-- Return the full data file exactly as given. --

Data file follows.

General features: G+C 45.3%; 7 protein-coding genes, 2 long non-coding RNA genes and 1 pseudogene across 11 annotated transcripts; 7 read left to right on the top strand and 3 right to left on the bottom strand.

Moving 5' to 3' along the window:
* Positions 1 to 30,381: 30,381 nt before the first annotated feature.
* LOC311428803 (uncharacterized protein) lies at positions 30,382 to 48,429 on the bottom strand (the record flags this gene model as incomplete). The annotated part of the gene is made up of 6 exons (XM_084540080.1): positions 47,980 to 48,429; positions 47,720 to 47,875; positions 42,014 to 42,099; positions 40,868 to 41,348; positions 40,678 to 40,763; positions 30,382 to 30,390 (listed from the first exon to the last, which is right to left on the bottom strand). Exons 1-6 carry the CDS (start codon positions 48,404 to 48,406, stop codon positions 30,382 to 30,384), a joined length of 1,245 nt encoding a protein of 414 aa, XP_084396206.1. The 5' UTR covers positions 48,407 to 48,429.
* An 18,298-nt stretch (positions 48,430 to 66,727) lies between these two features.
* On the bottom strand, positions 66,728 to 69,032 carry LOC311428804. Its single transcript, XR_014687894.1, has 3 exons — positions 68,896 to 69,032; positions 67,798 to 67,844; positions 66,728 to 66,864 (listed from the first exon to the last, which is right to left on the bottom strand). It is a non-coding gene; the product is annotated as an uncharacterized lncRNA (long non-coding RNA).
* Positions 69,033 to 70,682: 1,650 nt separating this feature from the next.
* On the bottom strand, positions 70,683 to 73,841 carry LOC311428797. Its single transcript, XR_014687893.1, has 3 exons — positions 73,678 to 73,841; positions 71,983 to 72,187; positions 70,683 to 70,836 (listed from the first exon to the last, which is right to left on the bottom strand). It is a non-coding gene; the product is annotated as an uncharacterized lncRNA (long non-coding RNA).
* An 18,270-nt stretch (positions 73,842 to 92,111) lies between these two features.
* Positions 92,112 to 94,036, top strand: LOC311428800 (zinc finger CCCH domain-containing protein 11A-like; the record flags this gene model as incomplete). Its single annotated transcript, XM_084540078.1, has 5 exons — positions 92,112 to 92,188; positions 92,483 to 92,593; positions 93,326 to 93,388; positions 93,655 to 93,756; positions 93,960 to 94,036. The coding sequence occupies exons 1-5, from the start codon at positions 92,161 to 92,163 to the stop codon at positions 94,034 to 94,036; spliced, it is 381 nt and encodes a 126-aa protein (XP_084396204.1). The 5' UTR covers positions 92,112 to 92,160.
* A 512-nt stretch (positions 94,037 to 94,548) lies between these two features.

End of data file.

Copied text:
General features: G+C 45.3%; 7 protein-coding genes, 2 long non-coding RNA genes and 1 pseudogene across 11 annotated transcripts; 7 read left to right on the top strand and 3 right to left on the bottom strand.

Moving 5' to 3' along the window:
* Positions 1 to 30,381: 30,381 nt before the first annotated feature.
* LOC311428803 (uncharacterized protein) lies at positions 30,382 to 48,429 on the bottom strand (the record flags this gene model as incomplete). The annotated part of the gene is made up of 6 exons (XM_084540080.1): positions 47,980 to 48,429; positions 47,720 to 47,875; positions 42,014 to 42,099; positions 40,868 to 41,348; positions 40,678 to 40,763; positions 30,382 to 30,390 (listed from the first exon to the last, which is right to left on the bottom strand). Exons 1-6 carry the CDS (start codon positions 48,404 to 48,406, stop codon positions 30,382 to 30,384), a joined length of 1,245 nt encoding a protein of 414 aa, XP_084396206.1. The 5' UTR covers positions 48,407 to 48,429.
* An 18,298-nt stretch (positions 48,430 to 66,727) lies between these two features.
* On the bottom strand, positions 66,728 to 69,032 carry LOC311428804. Its single transcript, XR_014687894.1, has 3 exons — positions 68,896 to 69,032; positions 67,798 to 67,844; positions 66,728 to 66,864 (listed from the first exon to the last, which is right to left on the bottom strand). It is a non-coding gene; the product is annotated as an uncharacterized lncRNA (long non-coding RNA).
* Positions 69,033 to 70,682: 1,650 nt separating this feature from the next.
* On the bottom strand, positions 70,683 to 73,841 carry LOC311428797. Its single transcript, XR_014687893.1, has 3 exons — positions 73,678 to 73,841; positions 71,983 to 72,187; positions 70,683 to 70,836 (listed from the first exon to the last, which is right to left on the bottom strand). It is a non-coding gene; the product is annotated as an uncharacterized lncRNA (long non-coding RNA).
* An 18,270-nt stretch (positions 73,842 to 92,111) lies between these two features.
* Positions 92,112 to 94,036, top strand: LOC311428800 (zinc finger CCCH domain-containing protein 11A-like; the record flags this gene model as incomplete). Its single annotated transcript, XM_084540078.1, has 5 exons — positions 92,112 to 92,188; positions 92,483 to 92,593; positions 93,326 to 93,388; positions 93,655 to 93,756; positions 93,960 to 94,036. The coding sequence occupies exons 1-5, from the start codon at positions 92,161 to 92,163 to the stop codon at positions 94,034 to 94,036; spliced, it is 381 nt and encodes a 126-aa protein (XP_084396204.1). The 5' UTR covers positions 92,112 to 92,160.
* A 512-nt stretch (positions 94,037 to 94,548) lies between these two features.